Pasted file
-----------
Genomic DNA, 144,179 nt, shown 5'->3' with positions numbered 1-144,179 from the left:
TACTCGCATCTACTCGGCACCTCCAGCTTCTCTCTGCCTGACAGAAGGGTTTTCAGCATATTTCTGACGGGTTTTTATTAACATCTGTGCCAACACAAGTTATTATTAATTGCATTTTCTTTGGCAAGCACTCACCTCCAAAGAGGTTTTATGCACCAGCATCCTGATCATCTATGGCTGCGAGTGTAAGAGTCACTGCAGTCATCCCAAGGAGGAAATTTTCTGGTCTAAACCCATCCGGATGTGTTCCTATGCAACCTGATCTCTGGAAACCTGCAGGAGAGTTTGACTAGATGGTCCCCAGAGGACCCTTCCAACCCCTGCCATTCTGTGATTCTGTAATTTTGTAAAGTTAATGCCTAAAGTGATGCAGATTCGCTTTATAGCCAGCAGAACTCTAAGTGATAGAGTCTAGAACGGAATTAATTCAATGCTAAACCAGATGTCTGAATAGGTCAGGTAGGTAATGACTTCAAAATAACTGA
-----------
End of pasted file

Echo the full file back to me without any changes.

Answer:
Genomic DNA, 144,179 nt, shown 5'->3' with positions numbered 1-144,179 from the left:
TACTCGCATCTACTCGGCACCTCCAGCTTCTCTCTGCCTGACAGAAGGGTTTTCAGCATATTTCTGACGGGTTTTTATTAACATCTGTGCCAACACAAGTTATTATTAATTGCATTTTCTTTGGCAAGCACTCACCTCCAAAGAGGTTTTATGCACCAGCATCCTGATCATCTATGGCTGCGAGTGTAAGAGTCACTGCAGTCATCCCAAGGAGGAAATTTTCTGGTCTAAACCCATCCGGATGTGTTCCTATGCAACCTGATCTCTGGAAACCTGCAGGAGAGTTTGACTAGATGGTCCCCAGAGGACCCTTCCAACCCCTGCCATTCTGTGATTCTGTAATTTTGTAAAGTTAATGCCTAAAGTGATGCAGATTCGCTTTATAGCCAGCAGAACTCTAAGTGATAGAGTCTAGAACGGAATTAATTCAATGCTAAACCAGATGTCTGAATAGGTCAGGTAGGTAATGACTTCAAAATAACTGA